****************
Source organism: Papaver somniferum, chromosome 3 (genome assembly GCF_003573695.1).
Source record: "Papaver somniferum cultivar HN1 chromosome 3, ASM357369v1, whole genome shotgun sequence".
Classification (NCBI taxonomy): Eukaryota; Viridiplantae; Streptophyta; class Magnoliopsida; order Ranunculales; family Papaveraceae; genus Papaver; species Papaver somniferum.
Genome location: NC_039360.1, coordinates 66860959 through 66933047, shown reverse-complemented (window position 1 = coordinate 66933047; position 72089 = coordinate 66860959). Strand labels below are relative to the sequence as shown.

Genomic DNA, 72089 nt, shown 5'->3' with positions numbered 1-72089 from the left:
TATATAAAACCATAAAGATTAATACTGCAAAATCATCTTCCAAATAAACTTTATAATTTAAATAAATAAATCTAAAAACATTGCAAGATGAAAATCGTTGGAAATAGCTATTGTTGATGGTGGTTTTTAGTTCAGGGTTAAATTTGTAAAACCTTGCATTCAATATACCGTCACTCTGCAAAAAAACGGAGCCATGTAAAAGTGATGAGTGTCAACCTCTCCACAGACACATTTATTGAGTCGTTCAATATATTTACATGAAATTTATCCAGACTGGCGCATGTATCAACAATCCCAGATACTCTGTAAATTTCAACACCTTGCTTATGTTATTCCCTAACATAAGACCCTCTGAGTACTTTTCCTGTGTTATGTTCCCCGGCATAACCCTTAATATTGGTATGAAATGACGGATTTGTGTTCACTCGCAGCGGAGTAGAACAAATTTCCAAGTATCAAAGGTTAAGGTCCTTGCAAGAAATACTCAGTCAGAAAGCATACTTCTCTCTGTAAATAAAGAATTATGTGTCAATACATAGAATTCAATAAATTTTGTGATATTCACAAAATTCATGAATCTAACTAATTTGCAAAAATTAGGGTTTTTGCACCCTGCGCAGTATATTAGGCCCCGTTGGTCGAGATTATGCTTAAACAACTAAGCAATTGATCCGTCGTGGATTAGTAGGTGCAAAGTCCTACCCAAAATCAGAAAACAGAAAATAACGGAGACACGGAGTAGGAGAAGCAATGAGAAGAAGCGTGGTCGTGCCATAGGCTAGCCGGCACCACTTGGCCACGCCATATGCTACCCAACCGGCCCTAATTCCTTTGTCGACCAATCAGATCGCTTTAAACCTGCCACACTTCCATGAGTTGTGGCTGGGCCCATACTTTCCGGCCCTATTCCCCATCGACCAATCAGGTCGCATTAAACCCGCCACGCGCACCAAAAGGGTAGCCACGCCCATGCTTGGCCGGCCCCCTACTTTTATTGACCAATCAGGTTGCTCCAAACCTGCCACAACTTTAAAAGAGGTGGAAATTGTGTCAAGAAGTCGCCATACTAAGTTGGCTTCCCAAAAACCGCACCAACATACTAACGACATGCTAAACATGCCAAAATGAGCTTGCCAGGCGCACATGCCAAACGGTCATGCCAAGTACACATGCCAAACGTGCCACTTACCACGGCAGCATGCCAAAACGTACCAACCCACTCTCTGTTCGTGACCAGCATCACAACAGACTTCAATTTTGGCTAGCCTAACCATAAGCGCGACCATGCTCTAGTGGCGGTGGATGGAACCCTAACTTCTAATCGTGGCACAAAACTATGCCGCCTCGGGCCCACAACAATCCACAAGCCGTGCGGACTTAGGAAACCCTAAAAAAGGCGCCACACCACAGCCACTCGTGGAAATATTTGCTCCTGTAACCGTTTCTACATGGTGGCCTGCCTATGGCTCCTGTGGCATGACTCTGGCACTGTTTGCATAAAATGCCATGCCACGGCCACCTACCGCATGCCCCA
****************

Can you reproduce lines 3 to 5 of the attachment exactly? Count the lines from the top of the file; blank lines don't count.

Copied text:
Classification (NCBI taxonomy): Eukaryota; Viridiplantae; Streptophyta; class Magnoliopsida; order Ranunculales; family Papaveraceae; genus Papaver; species Papaver somniferum.
Genome location: NC_039360.1, coordinates 66860959 through 66933047, shown reverse-complemented (window position 1 = coordinate 66933047; position 72089 = coordinate 66860959). Strand labels below are relative to the sequence as shown.

Genomic DNA, 72089 nt, shown 5'->3' with positions numbered 1-72089 from the left: